Urban green and in particular urban trees will have a key function in adapting cities to climate change since they can ameliorate the mentioned negative city climate (Dimoudi & Nikolopoulou, 2003; Dobbs et al., 2014) by providing evaporative cooling and shading (Akbari et al., 2001; Rahman et al., 2017) , air pollution removal (Escobedo & Nowak, 2009; Pretzsch et al., 2015a) , wind and noise buffering, run-off mitigation (Bolund & Hunhammar, 1999; Gómez-Baggethun & Barton, 2013) and recreational services (Gómez-Baggethun & Barton, 2013; Tyrväinen et al., 2005) . Water oak (Quercus nigra L.) is a very common, semi-evergreen urban tree species, which has been planted frequently in central and south-eastern US states due to its suitable features as a street and shade tree in urban areas. It is a typical species of humid climate regions and can grow well in subtropical areas. Its water demanding behavior, though, will make it not very suitable for future climate scenarios with even drier and warmer conditions in urban areas (Leistikow, 2013) . In this study, the growth of water oak under past and current climate will be studied to reveal reaction patterns to extreme climate event as well as to analyze possible future growth reactions under climate change scenarios of water oak in Houston, Texas. Therefore the research questions of this study are:

1) How was the diameter growth of water oak in the past until today in the urban region of Houston?

2) Can overall growth trends due to climate change be identified for water oak in the urban region of Houston?

3) Are there differences in the growth of water oak related to different urban zones in the city of Houston or in relation to the distance to the city center?

4) Is the growth of water oak affected by the grade of soil sealing?

2. Material and Methods

2.1. Climate of Houston

The climate of Houston (Figure 1) is characterized as subtropical with warm summer month and fair amounts of rainfall throughout the year. In winter from May to September, the temperature is mild with high precipitation. The yearly mean temperature is 21˚C and the yearly average amount of precipitation is 1264 mm.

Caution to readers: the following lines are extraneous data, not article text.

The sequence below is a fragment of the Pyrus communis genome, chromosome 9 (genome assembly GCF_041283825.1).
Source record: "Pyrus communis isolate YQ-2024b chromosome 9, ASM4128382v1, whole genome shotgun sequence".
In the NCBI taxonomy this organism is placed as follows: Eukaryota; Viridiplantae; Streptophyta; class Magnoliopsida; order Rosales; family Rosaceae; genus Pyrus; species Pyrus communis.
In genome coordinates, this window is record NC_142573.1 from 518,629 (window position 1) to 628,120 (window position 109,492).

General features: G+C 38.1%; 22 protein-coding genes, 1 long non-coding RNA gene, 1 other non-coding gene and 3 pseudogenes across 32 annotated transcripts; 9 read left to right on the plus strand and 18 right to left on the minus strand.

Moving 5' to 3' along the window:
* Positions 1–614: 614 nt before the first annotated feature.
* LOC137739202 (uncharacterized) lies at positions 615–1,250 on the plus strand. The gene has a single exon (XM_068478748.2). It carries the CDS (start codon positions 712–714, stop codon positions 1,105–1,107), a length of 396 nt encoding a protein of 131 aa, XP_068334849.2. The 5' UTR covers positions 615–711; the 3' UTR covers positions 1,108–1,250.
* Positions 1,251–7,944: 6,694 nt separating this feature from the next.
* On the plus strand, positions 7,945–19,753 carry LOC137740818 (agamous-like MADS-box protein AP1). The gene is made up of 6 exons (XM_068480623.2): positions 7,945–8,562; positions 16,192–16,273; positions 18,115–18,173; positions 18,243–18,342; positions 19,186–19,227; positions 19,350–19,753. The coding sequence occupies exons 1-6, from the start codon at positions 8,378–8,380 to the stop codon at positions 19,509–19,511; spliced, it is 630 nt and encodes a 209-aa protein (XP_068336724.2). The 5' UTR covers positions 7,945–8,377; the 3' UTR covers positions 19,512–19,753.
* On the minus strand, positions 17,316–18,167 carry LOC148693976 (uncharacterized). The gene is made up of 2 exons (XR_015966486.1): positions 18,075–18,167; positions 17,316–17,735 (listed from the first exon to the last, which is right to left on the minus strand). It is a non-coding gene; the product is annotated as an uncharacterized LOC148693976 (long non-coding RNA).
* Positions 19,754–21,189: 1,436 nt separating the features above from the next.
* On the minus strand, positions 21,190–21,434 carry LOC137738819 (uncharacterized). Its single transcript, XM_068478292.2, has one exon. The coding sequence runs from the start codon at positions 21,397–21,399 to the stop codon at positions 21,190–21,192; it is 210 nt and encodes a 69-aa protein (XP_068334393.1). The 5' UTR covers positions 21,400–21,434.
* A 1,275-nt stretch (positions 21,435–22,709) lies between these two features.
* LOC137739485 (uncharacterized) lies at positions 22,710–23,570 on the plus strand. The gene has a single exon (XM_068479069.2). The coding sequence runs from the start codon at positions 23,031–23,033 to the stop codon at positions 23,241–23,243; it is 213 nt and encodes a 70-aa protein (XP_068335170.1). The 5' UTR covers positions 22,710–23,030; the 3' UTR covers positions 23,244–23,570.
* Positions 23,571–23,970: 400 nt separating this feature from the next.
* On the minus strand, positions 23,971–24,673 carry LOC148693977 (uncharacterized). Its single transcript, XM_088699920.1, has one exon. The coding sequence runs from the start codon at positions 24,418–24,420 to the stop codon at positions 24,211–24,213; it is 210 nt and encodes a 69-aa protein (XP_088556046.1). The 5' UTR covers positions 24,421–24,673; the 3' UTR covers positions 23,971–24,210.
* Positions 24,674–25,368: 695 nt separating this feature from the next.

Climate data for Houston were provided by the National Climatic Data Center (NCDC & NOAA, 2014) . For the greater area of Houston, five weather stations are available, the Houston William P Hobby Airport (1940-2014) in the southeast, Houston Intercontinental Airport (1969-2014) in northern direction, Houston Weather Bureau City (1940-1990) in the city center, the Conroe Montgomery County Airport (1940-2014) and Conroe (1998-2014) both located further away in northern direction close to the Conroe forest site.

2.2. Data Collection

Throughout the city, 183 water oak trees were chosen for data collection. Data

Figure 1. Monthly temperature (Temp, grey line) and precipitation (Prec, black bars) in Houston, Texas from 1981-2010. Values were derived by averaging climate data of all weather stations of the Houston area.

collection was conducted along three transects through the city, providing a gradient which considers factors such as air pollution, temperature and urbanity (Figure 2). The grade of urbanity was divided into the categories urban, suburban, rural and forest depending on the growing site of the sampled water oaks. The trees were categorized based on their distance to the city center: trees in a distance up to 4.5 km were classified as urban, in a distance to 9.5 km to the city center water oak was sampled as suburban and above 9.5 km trees were classified as rural. Forest trees were located at the WG Jones State Forest in approx. 60 km distance to Houston.